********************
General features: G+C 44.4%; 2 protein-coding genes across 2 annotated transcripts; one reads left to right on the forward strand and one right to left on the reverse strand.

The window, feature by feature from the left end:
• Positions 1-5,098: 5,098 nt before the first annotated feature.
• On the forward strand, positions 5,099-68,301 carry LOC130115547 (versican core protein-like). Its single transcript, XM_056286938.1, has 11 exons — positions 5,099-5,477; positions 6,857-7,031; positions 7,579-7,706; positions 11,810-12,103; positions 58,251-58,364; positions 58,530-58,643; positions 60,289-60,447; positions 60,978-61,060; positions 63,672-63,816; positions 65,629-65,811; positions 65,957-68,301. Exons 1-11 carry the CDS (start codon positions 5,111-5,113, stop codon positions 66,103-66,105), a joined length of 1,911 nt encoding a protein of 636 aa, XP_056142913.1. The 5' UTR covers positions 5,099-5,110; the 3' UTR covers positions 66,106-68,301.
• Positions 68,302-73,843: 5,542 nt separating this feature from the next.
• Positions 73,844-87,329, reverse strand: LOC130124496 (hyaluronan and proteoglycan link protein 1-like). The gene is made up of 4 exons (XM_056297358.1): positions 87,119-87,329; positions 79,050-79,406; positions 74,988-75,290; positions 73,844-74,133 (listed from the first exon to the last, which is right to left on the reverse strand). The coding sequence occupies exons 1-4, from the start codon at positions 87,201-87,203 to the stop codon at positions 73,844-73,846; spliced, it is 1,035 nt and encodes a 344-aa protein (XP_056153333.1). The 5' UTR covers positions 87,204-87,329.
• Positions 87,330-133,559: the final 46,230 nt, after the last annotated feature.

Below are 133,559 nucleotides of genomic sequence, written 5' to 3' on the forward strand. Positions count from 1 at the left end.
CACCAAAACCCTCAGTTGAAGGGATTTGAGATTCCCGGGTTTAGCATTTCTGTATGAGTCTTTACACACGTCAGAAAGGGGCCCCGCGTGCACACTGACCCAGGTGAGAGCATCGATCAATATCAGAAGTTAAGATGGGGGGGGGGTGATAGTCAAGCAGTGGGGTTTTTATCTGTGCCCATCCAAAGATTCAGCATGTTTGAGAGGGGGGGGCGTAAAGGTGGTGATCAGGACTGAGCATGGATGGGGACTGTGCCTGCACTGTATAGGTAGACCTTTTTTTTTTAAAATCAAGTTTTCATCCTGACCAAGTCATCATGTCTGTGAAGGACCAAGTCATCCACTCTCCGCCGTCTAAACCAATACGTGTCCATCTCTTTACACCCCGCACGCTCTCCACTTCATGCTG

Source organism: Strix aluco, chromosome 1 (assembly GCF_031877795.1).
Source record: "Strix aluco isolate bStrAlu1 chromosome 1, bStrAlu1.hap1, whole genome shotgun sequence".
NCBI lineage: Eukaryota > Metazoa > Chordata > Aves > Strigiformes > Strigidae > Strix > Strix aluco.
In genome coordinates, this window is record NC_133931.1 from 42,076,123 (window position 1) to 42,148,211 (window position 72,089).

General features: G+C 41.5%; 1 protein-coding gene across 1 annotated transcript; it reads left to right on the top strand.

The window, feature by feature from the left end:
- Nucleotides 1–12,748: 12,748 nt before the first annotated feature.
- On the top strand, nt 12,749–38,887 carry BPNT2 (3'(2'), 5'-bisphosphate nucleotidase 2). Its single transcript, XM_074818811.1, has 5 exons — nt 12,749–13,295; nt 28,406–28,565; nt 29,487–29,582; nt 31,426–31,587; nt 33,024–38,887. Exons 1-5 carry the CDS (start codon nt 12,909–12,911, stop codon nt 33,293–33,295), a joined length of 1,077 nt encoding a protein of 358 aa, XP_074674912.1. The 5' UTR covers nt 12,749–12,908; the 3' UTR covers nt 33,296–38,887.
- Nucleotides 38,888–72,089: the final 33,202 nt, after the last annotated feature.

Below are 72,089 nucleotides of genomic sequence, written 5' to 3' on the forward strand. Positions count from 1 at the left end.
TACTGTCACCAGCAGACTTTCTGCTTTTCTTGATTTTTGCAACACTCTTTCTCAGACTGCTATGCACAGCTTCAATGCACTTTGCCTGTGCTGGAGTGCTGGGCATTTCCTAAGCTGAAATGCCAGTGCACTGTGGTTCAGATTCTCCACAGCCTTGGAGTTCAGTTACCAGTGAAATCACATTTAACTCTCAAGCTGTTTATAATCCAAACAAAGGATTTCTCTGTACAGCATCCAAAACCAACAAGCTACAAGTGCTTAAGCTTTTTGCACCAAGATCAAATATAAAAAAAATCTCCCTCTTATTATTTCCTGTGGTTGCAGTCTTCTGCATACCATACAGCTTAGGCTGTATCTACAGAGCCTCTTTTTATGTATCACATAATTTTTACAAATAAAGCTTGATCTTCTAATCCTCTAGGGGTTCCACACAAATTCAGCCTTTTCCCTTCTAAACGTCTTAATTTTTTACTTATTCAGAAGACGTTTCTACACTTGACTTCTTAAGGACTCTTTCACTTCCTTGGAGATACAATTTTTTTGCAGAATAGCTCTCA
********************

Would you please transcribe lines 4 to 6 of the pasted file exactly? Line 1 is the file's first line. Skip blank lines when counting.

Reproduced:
• On the forward strand, positions 5,099-68,301 carry LOC130115547 (versican core protein-like). Its single transcript, XM_056286938.1, has 11 exons — positions 5,099-5,477; positions 6,857-7,031; positions 7,579-7,706; positions 11,810-12,103; positions 58,251-58,364; positions 58,530-58,643; positions 60,289-60,447; positions 60,978-61,060; positions 63,672-63,816; positions 65,629-65,811; positions 65,957-68,301. Exons 1-11 carry the CDS (start codon positions 5,111-5,113, stop codon positions 66,103-66,105), a joined length of 1,911 nt encoding a protein of 636 aa, XP_056142913.1. The 5' UTR covers positions 5,099-5,110; the 3' UTR covers positions 66,106-68,301.
• Positions 68,302-73,843: 5,542 nt separating this feature from the next.
• Positions 73,844-87,329, reverse strand: LOC130124496 (hyaluronan and proteoglycan link protein 1-like). The gene is made up of 4 exons (XM_056297358.1): positions 87,119-87,329; positions 79,050-79,406; positions 74,988-75,290; positions 73,844-74,133 (listed from the first exon to the last, which is right to left on the reverse strand). The coding sequence occupies exons 1-4, from the start codon at positions 87,201-87,203 to the stop codon at positions 73,844-73,846; spliced, it is 1,035 nt and encodes a 344-aa protein (XP_056153333.1). The 5' UTR covers positions 87,204-87,329.